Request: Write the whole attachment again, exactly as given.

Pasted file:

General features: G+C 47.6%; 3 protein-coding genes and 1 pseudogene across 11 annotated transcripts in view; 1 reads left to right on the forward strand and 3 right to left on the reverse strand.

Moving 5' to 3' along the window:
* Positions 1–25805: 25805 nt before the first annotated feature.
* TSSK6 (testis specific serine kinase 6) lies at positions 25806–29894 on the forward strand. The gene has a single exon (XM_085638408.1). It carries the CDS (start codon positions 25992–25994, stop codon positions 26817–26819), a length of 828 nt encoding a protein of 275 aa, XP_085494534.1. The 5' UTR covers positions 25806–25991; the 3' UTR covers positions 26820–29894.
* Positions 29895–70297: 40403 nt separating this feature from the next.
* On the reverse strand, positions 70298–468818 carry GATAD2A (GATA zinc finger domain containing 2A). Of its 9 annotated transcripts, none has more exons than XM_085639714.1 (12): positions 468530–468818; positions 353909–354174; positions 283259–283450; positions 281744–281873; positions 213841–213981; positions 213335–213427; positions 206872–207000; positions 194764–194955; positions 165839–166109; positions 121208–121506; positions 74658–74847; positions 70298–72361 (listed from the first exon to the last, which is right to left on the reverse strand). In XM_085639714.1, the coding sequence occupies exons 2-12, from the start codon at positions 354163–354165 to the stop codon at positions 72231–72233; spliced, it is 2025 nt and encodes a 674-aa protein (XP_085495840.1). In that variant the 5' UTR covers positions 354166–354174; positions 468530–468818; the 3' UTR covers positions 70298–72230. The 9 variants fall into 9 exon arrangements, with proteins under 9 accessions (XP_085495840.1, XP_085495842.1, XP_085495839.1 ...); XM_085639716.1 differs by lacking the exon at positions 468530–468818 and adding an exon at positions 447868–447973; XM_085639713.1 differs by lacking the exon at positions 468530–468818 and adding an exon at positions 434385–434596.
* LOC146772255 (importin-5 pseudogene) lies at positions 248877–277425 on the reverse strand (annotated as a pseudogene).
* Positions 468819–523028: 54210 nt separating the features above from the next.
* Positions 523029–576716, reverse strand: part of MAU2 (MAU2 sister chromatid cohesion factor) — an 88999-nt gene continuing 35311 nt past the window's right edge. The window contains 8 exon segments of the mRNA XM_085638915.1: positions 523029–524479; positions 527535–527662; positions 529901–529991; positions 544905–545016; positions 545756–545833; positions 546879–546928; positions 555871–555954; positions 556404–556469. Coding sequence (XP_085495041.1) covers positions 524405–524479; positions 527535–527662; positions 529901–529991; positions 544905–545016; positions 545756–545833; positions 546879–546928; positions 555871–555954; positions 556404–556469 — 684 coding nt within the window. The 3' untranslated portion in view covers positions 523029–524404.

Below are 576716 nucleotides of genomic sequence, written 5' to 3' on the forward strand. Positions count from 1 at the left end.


General features: G+C 47.6%; 3 protein-coding genes and 1 pseudogene across 11 annotated transcripts in view; 1 reads left to right on the forward strand and 3 right to left on the reverse strand.

Moving 5' to 3' along the window:
* Positions 1–25805: 25805 nt before the first annotated feature.
* TSSK6 (testis specific serine kinase 6) lies at positions 25806–29894 on the forward strand. The gene has a single exon (XM_085638408.1). It carries the CDS (start codon positions 25992–25994, stop codon positions 26817–26819), a length of 828 nt encoding a protein of 275 aa, XP_085494534.1. The 5' UTR covers positions 25806–25991; the 3' UTR covers positions 26820–29894.
* Positions 29895–70297: 40403 nt separating this feature from the next.
* On the reverse strand, positions 70298–468818 carry GATAD2A (GATA zinc finger domain containing 2A). Of its 9 annotated transcripts, none has more exons than XM_085639714.1 (12): positions 468530–468818; positions 353909–354174; positions 283259–283450; positions 281744–281873; positions 213841–213981; positions 213335–213427; positions 206872–207000; positions 194764–194955; positions 165839–166109; positions 121208–121506; positions 74658–74847; positions 70298–72361 (listed from the first exon to the last, which is right to left on the reverse strand). In XM_085639714.1, the coding sequence occupies exons 2-12, from the start codon at positions 354163–354165 to the stop codon at positions 72231–72233; spliced, it is 2025 nt and encodes a 674-aa protein (XP_085495840.1). In that variant the 5' UTR covers positions 354166–354174; positions 468530–468818; the 3' UTR covers positions 70298–72230. The 9 variants fall into 9 exon arrangements, with proteins under 9 accessions (XP_085495840.1, XP_085495842.1, XP_085495839.1 ...); XM_085639716.1 differs by lacking the exon at positions 468530–468818 and adding an exon at positions 447868–447973; XM_085639713.1 differs by lacking the exon at positions 468530–468818 and adding an exon at positions 434385–434596.
* LOC146772255 (importin-5 pseudogene) lies at positions 248877–277425 on the reverse strand (annotated as a pseudogene).
* Positions 468819–523028: 54210 nt separating the features above from the next.
* Positions 523029–576716, reverse strand: part of MAU2 (MAU2 sister chromatid cohesion factor) — an 88999-nt gene continuing 35311 nt past the window's right edge. The window contains 8 exon segments of the mRNA XM_085638915.1: positions 523029–524479; positions 527535–527662; positions 529901–529991; positions 544905–545016; positions 545756–545833; positions 546879–546928; positions 555871–555954; positions 556404–556469. Coding sequence (XP_085495041.1) covers positions 524405–524479; positions 527535–527662; positions 529901–529991; positions 544905–545016; positions 545756–545833; positions 546879–546928; positions 555871–555954; positions 556404–556469 — 684 coding nt within the window. The 3' untranslated portion in view covers positions 523029–524404.

Below are 576716 nucleotides of genomic sequence, written 5' to 3' on the forward strand. Positions count from 1 at the left end.